Investors can take measures to ensure true sustainability

June 02, 2024 | 18:00
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Vietnam is enhancing its appeal to both domestic and international investors in line with its long-term green goals. Emily Hamblin, British Consul General in Ho Chi Minh City, and Tiong Hooi Ong, partner at PwC Vietnam, shared insights on the prospects and challenges of climate finance with VIR’s Luu Huong.

The Climate Finance Accelerator (CFA) is part of a UK government initiative. What are the primary objectives of the scheme, particularly in the context of Vietnam?

Investors can take measures to ensure true sustainability
Emily Hamblin, British Consul General in Ho Chi Minh City, and Tiong Hooi Ong, partner at PwC Vietnam

Hamblin: The CFA programme is active in 10 countries globally, with the primary objective of removing barriers that inhibit the flow of climate finance to where it is most needed. This is achieved by focusing on three key stakeholder groups to address specific challenges.

Firstly, we work with project developers to make their projects more attractive to investors by building their capacity and capability. This involves creating a strong pipeline of bankable, low-carbon projects that align with Vietnam’s ambitions and commitments to achieving net-zero emissions.

Secondly, we bridge the gap between project developers and investors, ensuring that projects can attract the right financing, and investors can find viable projects to support. This matchmaking process is crucial for both parties to succeed.

Finally, we engage with policymakers and government authorities to create an enabling environment that supports climate finance and the green transition. This includes fostering policies and regulatory frameworks that are conducive to sustainable investments.

What is your outlook for venture capital and private equity investing in sustainable projects in Vietnam over the next few years?

Ong: The outlook for private equity and venture capital in green and sustainable investments in Vietnam is highly promising. This optimism is based on the Vietnamese government’s ambitious targets. To achieve these aggressive goals, significant investment is required. Public funding alone cannot cover this enormous need.

Several sectors show significant potential for sustainable development and are likely to receive robust government support. Renewable and clean energy projects, focused on energy transition and energy efficiency, are in high demand. The push to phase out coal and embrace renewable sources like wind, solar, and hydropower will drive investments in this sector. The transportation sector, agricultural projects, and green building funding also present ample opportunities.

Despite the positive outlook, low-carbon projects are often considered high-risk and costly. What steps are being taken to make Vietnamese companies more attractive to investors?

Hamblin: To make Vietnamese companies more appealing to investors, the CFA programme focuses on key areas. Firstly, we assist project developers in improving their investment readiness by clearly communicating their climate impacts and integrating gender and social inclusion impacts into their business plans. This ensures projects meet the expectations of international investors, prioritising strong climate and social impacts.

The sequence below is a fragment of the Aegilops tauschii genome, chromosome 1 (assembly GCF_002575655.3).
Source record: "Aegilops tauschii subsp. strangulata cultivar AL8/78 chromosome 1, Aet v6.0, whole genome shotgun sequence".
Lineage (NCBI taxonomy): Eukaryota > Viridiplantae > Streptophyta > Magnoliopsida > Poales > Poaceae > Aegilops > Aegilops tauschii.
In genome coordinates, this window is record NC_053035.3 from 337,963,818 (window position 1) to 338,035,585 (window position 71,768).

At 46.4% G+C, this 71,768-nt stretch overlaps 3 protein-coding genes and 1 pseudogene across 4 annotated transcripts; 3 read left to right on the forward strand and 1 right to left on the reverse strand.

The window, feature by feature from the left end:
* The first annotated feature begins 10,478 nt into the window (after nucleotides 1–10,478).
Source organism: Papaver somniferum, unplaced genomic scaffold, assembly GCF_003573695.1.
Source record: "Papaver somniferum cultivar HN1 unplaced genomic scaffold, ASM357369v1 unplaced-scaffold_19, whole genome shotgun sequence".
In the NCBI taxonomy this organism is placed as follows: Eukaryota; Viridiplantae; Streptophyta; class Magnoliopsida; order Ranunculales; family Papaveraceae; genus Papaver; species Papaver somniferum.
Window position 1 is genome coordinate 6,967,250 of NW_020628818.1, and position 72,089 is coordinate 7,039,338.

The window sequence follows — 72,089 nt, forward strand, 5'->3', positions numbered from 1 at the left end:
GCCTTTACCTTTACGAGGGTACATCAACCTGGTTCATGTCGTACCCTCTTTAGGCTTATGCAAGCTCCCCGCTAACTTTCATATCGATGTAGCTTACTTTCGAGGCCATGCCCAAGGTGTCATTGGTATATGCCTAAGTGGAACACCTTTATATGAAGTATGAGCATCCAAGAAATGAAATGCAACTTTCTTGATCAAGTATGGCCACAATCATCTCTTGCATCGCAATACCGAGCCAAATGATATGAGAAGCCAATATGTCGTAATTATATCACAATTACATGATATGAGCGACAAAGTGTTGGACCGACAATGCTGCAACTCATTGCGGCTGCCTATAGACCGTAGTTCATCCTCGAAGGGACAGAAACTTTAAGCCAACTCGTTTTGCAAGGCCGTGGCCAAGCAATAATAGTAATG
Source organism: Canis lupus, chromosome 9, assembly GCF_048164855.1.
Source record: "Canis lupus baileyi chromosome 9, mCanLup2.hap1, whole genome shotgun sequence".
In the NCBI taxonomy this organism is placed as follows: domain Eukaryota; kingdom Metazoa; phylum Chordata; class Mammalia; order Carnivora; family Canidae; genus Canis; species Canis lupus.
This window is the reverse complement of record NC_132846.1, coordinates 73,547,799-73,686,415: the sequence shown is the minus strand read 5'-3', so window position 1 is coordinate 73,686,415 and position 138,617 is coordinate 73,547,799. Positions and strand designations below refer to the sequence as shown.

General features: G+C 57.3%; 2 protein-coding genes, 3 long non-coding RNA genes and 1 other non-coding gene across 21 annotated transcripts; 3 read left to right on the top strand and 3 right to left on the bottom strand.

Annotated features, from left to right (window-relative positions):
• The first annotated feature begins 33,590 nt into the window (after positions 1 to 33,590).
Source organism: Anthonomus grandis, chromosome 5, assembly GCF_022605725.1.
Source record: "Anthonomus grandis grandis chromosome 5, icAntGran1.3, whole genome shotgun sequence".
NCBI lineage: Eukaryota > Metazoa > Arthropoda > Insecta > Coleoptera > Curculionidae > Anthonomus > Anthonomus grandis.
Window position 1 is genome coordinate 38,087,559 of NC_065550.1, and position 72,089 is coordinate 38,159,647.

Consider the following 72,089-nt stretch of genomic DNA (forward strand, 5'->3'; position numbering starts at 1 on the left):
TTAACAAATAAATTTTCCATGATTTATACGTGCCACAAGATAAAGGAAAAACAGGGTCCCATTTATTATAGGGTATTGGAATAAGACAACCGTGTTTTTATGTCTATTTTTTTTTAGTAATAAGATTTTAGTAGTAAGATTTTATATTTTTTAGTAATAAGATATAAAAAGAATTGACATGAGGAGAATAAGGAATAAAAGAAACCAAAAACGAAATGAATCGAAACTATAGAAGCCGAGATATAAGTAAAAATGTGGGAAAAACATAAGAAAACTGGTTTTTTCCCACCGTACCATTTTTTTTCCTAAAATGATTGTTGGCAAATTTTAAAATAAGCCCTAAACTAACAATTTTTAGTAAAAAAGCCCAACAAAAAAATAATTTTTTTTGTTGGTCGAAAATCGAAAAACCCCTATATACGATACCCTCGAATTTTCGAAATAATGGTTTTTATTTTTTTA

Additionally, we work with various stakeholders to create an investor-friendly environment. This includes clear government signalling of commitment to the green transition, supportive regulatory frameworks, and relevant incentives like subsidies.

Given the rising concerns about greenwashing, what measures should investors take to ensure that the green projects they invest in Vietnam are genuinely sustainable?

Ong: Investors can take several measures to ensure the green projects they invest in are genuinely sustainable. Firstly, conducting thorough due diligence on the projects is essential. This involves assessing their environmental and social impacts, and ensuring they adhere to international standards and certifications.

Secondly, investors should seek advice from sustainability consultants with expertise in evaluating green projects. These consultants can provide an independent assessment of the project’s environmental and social impacts.

Finally, employing effective and ongoing monitoring and evaluation of project implementation is crucial. This can be done through regular assessments of the project’s progress towards sustainability goals.

Given that the legal framework is a core pillar for attracting investors, what steps is Vietnam taking to ensure its regulatory environment is conducive to climate finance?

Hamblin: Ensuring a strong legal framework is indeed crucial for attracting climate finance. Vietnam is actively developing and refining its regulatory environment to make it more conducive to investments. There is a need for signalling and commitment from Vietnam that investors can trust, which must be underpinned by the law.

One significant initiative is the development of a domestic carbon market. This has the potential to accelerate Vietnam’s emission reduction efforts. Developing a carbon market will help the country integrate emissions objectives within its broader economic goals.

Additionally, the UK government supports Vietnam through the Just Energy Transition Partnership (JETP), which brings in over $15 billion in financial and technical assistance. We are proud to be co-chairs of the JETP, partnering with Vietnam to accelerate the transition to renewable energy.

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By Luu Huong

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